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Corps Conducts Sediment Source Workshop with Partner Agencies

GALVESTON, Texas (December 6, 2018) –The US Army Corps of Engineers, Galveston District, partnered with the Bureau of Ocean and Energy Management (BOEM), Gulf of Mexico Outer Continental Shelf (GoM OCS) Region, Texas General Land Office (TGLO), and the Offshore Operators Committee (OOC), to conduct a GoM sediment resource-offshore infrastructure two-day partnering workshop on November 29 and 30, 2018. The intent was for synchronizing the needs of planning, designing, constructing, and maintaining coastal storm risk management projects, coastal ecosystem restoration projects, and offshore oil and gas infrastructure projects, across the GoM from the long term planning perspective.

Science, data requirements, workflows, and tools were identified for development and integration among the partnering agencies in synch with the needs of the Coastal Texas Protection and Restoration Feasibility Study, anticipating these long lead item needs for use in the Pre-construction, Engineering, and Design (PED) phase, after production of a Chief’s Report during Fiscal Year 21. This information will be pivotal to engineering, economic, and environmental analyses of coastal dune features that have potential to be part of a coastal barrier plan.

Barry Obiol, Deputy Director of BOEM’s GoM OCS Region, indicated that the purpose of the workshop is an agency priority, considering the growing needs for identifying offshore sand sources for coastal projects, while facilitating the needs of the offshore oil and gas industry in developing and managing infrastructure in the GoM.

Ray Newby, Coastal Geologist with TGLO’s Coastal Resources Program, expressed appreciation for this event being organized to proactively derive consistency between State and Federal agencies, with TGLO having responsibilities for managing coastal resources and offshore infrastructure management in Texas.

“We look forward to the coast of Texas being a pilot initiative into this process,” said Newby. “Which is much needed to identify the sand resources for projects being advanced under a number of different coastal programs”.

The TGLO is the non-Federal sponsor for the Coastal Texas Protection and Restoration Feasibility Study.

The Executive Director of the OOC, Evan Zimmerman, organized participation by the offshore industry to ensure that a shared vision between industry and agencies was cultivated to meet the workshop intent.

“With industry and coastal resource agencies working together for synchronizing their activities in the GoM, we will collectively arrive at more efficient and effective solutions to reduce coastal storm damage risks and promote a sustainable offshore oil and gas industry” said Zemmerman.

Edmond Russo, deputy district engineer for Programs and Project Management, at USACE Galveston District, worked with the District team and the US Army Engineer Research and Development Center to establish work flows, identify data requirements, and propose tools for enabling the follow through for synchronizing industry with agencies into the future.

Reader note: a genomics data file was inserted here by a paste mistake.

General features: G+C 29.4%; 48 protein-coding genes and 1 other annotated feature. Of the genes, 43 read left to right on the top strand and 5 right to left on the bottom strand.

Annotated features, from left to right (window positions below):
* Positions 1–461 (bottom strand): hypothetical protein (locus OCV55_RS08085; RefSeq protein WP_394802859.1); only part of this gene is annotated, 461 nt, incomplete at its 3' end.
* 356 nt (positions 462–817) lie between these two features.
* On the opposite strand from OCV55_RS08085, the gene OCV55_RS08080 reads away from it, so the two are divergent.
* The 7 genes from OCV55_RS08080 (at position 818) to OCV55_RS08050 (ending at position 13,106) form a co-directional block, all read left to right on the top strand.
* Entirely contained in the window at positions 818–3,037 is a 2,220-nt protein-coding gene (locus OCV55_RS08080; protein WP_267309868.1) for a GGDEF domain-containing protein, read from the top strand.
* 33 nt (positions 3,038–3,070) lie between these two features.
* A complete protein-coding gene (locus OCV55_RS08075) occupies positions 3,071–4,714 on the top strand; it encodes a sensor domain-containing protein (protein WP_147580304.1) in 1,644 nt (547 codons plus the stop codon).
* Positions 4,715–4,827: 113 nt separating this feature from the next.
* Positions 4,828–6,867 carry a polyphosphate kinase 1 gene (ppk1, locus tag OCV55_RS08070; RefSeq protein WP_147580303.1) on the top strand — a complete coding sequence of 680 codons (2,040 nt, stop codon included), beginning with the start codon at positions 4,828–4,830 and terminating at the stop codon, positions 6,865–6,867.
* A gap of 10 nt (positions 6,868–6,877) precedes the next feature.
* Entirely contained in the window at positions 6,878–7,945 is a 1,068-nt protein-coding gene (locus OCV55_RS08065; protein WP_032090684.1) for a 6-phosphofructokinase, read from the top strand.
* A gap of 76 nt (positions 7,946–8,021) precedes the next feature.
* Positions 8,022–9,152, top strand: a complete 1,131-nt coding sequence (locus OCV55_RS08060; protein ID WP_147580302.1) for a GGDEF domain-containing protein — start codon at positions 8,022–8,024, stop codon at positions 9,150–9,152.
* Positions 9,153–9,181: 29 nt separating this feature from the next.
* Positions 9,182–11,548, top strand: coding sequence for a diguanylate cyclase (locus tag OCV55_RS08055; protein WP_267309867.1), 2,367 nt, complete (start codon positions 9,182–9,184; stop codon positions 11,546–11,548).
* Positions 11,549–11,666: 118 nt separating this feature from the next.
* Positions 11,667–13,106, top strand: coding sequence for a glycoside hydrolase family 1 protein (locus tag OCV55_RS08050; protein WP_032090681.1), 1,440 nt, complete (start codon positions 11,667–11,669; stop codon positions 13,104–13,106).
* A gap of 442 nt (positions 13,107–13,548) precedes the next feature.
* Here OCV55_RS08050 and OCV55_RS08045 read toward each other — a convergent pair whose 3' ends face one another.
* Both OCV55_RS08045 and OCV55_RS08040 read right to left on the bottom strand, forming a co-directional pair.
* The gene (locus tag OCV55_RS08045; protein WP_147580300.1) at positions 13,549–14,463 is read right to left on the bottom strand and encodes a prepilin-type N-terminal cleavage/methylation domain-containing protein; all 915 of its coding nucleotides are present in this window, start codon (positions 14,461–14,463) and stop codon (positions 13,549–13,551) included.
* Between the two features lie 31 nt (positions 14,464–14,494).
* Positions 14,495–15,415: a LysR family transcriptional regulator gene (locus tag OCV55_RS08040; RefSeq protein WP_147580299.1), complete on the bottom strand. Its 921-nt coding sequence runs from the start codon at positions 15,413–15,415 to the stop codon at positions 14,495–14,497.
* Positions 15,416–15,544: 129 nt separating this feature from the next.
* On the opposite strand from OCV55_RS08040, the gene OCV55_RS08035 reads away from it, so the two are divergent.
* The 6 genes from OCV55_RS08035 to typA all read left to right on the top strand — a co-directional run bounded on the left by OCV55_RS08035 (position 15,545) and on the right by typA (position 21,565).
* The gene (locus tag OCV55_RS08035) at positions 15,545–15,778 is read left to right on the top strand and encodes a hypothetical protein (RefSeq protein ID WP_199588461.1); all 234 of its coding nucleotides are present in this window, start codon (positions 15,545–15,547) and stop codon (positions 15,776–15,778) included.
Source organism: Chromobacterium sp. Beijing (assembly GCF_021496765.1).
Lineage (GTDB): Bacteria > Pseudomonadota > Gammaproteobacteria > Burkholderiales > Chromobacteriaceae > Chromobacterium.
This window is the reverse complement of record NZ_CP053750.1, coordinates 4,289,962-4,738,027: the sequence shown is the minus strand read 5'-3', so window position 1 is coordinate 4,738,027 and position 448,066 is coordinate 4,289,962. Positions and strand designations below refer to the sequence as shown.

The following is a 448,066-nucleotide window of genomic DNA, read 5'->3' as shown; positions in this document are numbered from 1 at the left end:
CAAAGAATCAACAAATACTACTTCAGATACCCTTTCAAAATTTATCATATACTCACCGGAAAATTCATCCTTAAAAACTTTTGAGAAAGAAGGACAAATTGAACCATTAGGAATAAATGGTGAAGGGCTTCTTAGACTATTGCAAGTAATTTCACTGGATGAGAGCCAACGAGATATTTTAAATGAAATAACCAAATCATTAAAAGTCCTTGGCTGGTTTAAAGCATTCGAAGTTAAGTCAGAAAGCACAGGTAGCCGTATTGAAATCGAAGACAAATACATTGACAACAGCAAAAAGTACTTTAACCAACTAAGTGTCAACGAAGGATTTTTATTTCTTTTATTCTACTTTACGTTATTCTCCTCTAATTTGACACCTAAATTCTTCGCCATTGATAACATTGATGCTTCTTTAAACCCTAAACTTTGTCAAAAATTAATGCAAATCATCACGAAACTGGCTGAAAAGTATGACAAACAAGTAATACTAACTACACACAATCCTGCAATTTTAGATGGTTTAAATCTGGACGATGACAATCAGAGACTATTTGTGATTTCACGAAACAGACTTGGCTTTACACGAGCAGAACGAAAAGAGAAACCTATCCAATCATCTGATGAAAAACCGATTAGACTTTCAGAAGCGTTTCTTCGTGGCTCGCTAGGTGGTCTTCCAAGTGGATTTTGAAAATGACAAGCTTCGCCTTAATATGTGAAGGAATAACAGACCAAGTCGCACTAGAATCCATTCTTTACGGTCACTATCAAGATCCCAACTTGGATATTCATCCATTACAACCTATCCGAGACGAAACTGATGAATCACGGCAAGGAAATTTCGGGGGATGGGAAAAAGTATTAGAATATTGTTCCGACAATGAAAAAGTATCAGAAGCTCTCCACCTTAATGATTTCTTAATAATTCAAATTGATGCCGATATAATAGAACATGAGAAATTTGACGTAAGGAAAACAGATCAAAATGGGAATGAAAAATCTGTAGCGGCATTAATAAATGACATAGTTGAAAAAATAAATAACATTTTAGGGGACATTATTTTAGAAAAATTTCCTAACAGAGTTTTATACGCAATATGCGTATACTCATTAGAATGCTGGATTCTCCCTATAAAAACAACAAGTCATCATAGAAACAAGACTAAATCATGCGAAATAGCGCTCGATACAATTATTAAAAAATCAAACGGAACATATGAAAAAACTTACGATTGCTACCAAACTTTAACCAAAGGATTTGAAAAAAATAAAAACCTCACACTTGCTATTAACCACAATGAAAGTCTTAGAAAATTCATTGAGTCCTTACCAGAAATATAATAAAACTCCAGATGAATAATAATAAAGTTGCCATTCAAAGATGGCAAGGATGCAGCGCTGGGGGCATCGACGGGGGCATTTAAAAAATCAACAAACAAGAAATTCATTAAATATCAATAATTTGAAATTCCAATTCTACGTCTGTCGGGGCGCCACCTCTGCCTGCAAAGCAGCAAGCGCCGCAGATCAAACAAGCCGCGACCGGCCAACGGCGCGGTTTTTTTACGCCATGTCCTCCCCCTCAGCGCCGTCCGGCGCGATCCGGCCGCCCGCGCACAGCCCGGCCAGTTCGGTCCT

“We want to set the pace here in Texas on America’s Energy Coast for ensuring an abundant supply of offshore GoM sand to build and maintain coastal projects that deliver Value to the Nation, in balance with meeting the needs of the offshore industry to develop and produce oil and gas” concluded Russo.

For more news and information, visit www.swg.usace.army.mil. Find us on Facebook, www.facebook.com/GalvestonDistrict or follow us on Twitter, www.twitter.com/USACEgalveston.

USACE Galveston District receives supplemental funding to dredge Channel to Port Mansfield, Texas

GALVESTON, Texas (Sep. 12, 2018) –The U.S. Army Corps of Engineers Galveston District has received funding to conduct maintenance dredging at the Channel to Port Mansfield navigation project.

The Channel to Port Mansfield navigation project consists of a 15-ft deep (Low Water Datum) by 125-ft wide by 12.9 mile long shallow-draft channel, which extends from the Gulf of Mexico; through a jetted inlet to a turning basin at Port Mansfield. The Channel to Port Mansfield was not included within the President’s budget for Fiscal Year 2019, however congress has provided supplemental funding to be used for maintenance dredging in Fiscal Year 2019. Since 2000, the channel has been dredged through 5 separate contracts, typically utilizing supplemental funding set aside in response to coastal storm impacts.

This supplemental funding will be used, through multiple contracts, to dredge the Channel to Port Mansfield to its authorized depth. The first contract will provide an 8 foot channel from the Gulf Intracoastal Waterway (GIWW) Intersection to the Port Mansfield main basin to relieve critical shoaling and is anticipated to begin as early as fall of 2018.

“The additional contracts will include dredging the entrance and main channels of Channel to Port Mansfield to authorized dimensions in conjunction with environmental windows.” Said Ashton Burgin, operations manager at USACE Galveston District “This work will likely commence in fall of 2019 and conclude by March 2020, or sooner.”

The USACE Galveston District was established in 1880 as the first engineer district in Texas to oversee river and harbor improvements. The district is directly responsible for maintaining more than 1,000 miles of channel, including 270 miles of deep draft and 750 miles of shallow draft as well as the Colorado River Locks and Brazos River Floodgates.

Learn more about the Texas coast at http://www.swg.usace.army.mil/Missions/TexasCoastValuetotheNation.aspx. For news and information, visit www.swg.usace.army.mil. Find us on Facebook, www.facebook.com/GalvestonDistrict or follow us on Twitter, www.twitter.com/USACEgalveston.